Friday, March 26, 2010

China's Pollution Is Our Pollution

A friend of mine sent this link:
Amazing Pictures, Pollution In China

Another friend said of it:
"We’ve just moved our polluting ways to another country. We let other countries manufacture products cheaply and buy them up.

In the past we were just as bad. The Cuyahoga River in Ohio caught fire a number of times. It was known as the river that "oozes rather than flows" and in which a person "does not drown but decays." Do you think the US would consider sanctions against China to clean up? Not bloody likely."
He makes a good point.

The photos in this link are chilling. What further impressed me was how recent they were. Many are from just last year.

Here's a photo of our Cuyahoga River on fire, from the EPA's site. This photo was taken on November 3, 1952. When asked why there were no photos of the famous 1969 Cuyahoga fire, the EPA said:
"Rivers catching fire was not that rare an occurrence in the United States in the 20th century. (Chicago River, IL (1899), Passaic River, NY (1918), Buffalo River, NY (1968))."
Sewage, industrial and agricultural waste, water and air pollution ... these are becoming an increasing problem as more people populate the planet, and as more nations become developed.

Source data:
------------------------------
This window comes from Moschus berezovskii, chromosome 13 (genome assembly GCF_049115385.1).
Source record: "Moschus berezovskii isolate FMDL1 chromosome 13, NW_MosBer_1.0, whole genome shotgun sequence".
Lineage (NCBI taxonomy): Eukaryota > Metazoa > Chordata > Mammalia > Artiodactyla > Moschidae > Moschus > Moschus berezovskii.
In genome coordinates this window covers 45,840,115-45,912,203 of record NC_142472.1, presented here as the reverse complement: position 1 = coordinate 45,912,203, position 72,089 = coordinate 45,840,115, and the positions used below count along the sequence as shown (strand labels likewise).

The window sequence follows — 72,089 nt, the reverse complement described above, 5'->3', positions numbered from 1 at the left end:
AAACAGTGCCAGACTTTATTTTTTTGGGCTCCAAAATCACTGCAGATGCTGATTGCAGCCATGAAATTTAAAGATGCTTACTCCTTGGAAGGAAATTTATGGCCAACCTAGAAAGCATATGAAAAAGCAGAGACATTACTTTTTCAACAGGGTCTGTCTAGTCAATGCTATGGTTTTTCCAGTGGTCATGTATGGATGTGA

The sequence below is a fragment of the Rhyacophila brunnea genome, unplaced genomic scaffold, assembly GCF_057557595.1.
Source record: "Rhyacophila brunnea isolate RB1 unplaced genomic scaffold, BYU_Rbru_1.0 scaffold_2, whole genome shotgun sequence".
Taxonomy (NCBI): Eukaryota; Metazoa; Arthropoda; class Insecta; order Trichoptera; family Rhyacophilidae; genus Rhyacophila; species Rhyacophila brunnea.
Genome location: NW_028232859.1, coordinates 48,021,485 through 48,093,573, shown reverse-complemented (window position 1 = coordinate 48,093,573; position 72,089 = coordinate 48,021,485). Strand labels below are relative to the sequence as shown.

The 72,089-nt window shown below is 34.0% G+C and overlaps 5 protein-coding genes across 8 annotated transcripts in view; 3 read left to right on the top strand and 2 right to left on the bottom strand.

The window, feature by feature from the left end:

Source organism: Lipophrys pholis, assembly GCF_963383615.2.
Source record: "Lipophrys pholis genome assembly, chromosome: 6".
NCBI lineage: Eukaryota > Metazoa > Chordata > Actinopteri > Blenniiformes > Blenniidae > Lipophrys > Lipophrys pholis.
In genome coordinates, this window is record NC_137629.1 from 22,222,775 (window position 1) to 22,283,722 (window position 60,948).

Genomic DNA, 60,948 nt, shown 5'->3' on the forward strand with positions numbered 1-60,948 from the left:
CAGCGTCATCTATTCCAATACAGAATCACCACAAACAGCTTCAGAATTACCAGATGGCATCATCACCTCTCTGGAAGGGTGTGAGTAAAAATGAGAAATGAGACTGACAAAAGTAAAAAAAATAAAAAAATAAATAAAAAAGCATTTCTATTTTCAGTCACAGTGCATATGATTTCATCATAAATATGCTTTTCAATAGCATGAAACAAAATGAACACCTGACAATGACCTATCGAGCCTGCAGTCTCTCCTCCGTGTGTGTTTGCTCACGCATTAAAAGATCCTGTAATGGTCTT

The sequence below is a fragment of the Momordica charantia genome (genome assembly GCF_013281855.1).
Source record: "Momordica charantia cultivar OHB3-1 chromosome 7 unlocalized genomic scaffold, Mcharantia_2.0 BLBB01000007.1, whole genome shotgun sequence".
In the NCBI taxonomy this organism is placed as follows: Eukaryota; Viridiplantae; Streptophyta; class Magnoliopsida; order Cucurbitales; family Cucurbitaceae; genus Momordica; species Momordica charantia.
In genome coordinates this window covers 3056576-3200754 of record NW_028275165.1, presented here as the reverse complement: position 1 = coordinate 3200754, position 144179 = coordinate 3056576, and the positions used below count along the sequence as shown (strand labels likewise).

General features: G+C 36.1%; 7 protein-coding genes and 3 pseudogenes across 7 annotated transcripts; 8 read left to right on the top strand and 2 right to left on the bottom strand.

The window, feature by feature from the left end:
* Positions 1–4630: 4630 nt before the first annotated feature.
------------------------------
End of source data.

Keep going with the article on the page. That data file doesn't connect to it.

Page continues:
I'm reading "The Post-American World" by Fareed Zakaria. He discusses the explosive growth in developing countries such as India and China, ofttimes at the expense of the environment. Here's an excerpt:
"Demand for electricity is projected to rise over 4% a year for decades. And that electricity will come mostly from the dirtiest fuel available -- coal. Coal is cheap and plentiful, so the world relies on it to produce most of its electricity.

To understand the impact on global warming, consider this fact. Between 2006 and 2012, China and India will build 800 new coal-fired power plants -- with combined CO2 emissions five times the total savings of the Kyoto accords."
As developing nations grow more powerful and globally influential, it becomes challenging to find agreement on global issues such as how to cope with Iran's nuclear ambitions and how to protect the environment. This was evident at the global warming talks in Copenhagen a few months ago, where Chinese officials resisted even meeting with Obama and Sectretary of State Clinton.

But agreement we will have to find because the world is no longer a collection of local, isolated societies. (e.g. The FDA's 2007 Food Protection Plan stated that 60% of our fresh fruits and vegetables were imported. Only 1% were inspected.)
Caption accompanying top photograph: "A Large amount of the chemical wastewater discharged into Yangtze River from Zhenjiang Titanium mill every day. Less than 1,000 meters away downstream is where the water department of Danyang City gets its water from. June 10, 2009"


virginia said...

Click on the link - incredible photos. Below is my favorite comment:

"So this is what it takes for us to get cheaper goods at Walmart? So how does this work in terms of me being able to sleep tonight. Do I just pretend this was a Photoshop contest or what?"

Bix said...

That was a great comment.

what is pollution said...

This is so tragic. As we are discussing these issues in far away western countries, people, real people, are paying the price. We dump all of our industrial pollution to the east, along with all the diseases that go with it.